SpotDJ lets users record radio commentary tied to songs in iTunes. Other users can hear that commentary after listening to the same songs. The site just launched this morning and I like it. After hearing an inserted DJ spot, you can rate it on a scale of 1 to 5 and other users will always hear whatever spot is rated highest by others for a particular song.
Users can set preferences as to how often they want to hear DJ spots and can chose to only hear spots from user DJs they have added to their favorites list. This could be an annoying distraction, but I think the amount of control offered could make SpotDJ a service you’ll want to use. It’s a well designed system.
The San Francisco startup has received seed funding and is lead by Scott J. Kleper and Kevin Barenblat.
Commercial radio is generally unlistenable, but DJ commentary has a lot of potential to be useful and fun. Letting users record and rate the best commentary spots is an idea that taps into some of the best themes of the Web 2.0 movement.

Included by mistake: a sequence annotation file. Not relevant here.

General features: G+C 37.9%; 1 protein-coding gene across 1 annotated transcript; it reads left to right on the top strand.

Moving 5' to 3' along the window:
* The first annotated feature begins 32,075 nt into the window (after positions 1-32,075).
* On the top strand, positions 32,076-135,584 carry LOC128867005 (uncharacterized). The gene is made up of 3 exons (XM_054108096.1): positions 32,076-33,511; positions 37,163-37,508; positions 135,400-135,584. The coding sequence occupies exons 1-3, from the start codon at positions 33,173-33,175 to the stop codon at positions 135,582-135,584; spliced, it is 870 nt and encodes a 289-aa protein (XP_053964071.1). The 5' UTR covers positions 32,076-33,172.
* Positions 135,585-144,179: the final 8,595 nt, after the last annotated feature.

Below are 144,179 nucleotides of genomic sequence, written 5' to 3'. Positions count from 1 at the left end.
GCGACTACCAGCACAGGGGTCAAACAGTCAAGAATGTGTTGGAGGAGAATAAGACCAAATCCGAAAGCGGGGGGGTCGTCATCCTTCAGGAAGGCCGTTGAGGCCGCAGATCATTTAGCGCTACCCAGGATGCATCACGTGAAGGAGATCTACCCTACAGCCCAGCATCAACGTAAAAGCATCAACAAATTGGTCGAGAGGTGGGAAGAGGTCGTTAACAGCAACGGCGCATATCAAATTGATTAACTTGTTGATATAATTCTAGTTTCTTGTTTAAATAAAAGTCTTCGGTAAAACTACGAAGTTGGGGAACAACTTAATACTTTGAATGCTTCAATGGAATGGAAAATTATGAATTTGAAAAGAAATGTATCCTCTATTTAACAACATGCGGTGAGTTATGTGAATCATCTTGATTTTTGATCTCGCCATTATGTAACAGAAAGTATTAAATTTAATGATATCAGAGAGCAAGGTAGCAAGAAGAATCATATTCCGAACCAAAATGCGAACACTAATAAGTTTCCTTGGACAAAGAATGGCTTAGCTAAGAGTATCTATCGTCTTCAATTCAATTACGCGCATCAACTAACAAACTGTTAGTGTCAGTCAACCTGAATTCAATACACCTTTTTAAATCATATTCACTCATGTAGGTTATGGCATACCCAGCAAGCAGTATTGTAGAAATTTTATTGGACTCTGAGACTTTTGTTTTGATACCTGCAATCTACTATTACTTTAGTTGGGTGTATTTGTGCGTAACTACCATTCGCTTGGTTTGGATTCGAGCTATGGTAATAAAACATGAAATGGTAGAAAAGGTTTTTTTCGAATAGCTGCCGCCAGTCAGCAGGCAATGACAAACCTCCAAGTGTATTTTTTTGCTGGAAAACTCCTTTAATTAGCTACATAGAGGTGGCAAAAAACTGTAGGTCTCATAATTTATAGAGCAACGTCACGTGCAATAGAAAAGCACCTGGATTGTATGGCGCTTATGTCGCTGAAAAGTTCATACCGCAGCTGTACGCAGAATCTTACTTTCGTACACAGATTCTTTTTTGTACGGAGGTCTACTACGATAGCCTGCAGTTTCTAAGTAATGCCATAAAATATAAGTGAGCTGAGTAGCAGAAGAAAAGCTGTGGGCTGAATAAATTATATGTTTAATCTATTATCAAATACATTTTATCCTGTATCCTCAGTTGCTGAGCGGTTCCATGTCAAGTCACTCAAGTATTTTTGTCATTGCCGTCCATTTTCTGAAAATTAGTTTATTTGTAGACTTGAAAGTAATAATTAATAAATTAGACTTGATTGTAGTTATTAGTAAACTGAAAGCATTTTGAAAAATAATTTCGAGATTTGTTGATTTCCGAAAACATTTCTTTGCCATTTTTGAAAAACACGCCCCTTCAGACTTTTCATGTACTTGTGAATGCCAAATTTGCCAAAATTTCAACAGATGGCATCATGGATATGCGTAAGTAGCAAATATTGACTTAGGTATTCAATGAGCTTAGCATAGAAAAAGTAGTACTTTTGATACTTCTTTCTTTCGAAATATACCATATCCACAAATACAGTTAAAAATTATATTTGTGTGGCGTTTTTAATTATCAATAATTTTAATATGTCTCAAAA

This is an application that I have every intention of keeping installed on my computer after I test it. I’d like to be able to listen to the spots on my speakers via AirTunes, not on the speakers on my desktop. The company says that’s a lower priority than syncing the functionality with the iPod and I can understand that.
I’m excited to see how this service works out once people start recording DJ spots. Unlike many other Web 2.0 social services that are worse than worthless prior to mass adoption, SpotDJ sits unobtrusively waiting for people to record spots.
If and when the day comes that SpotDJ starts inserting audio ads, I hope they are short and don’t play too often. If in time I come to like the commentary I hear through the system I’d be willing to pay a small monthly subscription to skip ads. If people like SpotDJ, the next challenge will be to monetize it.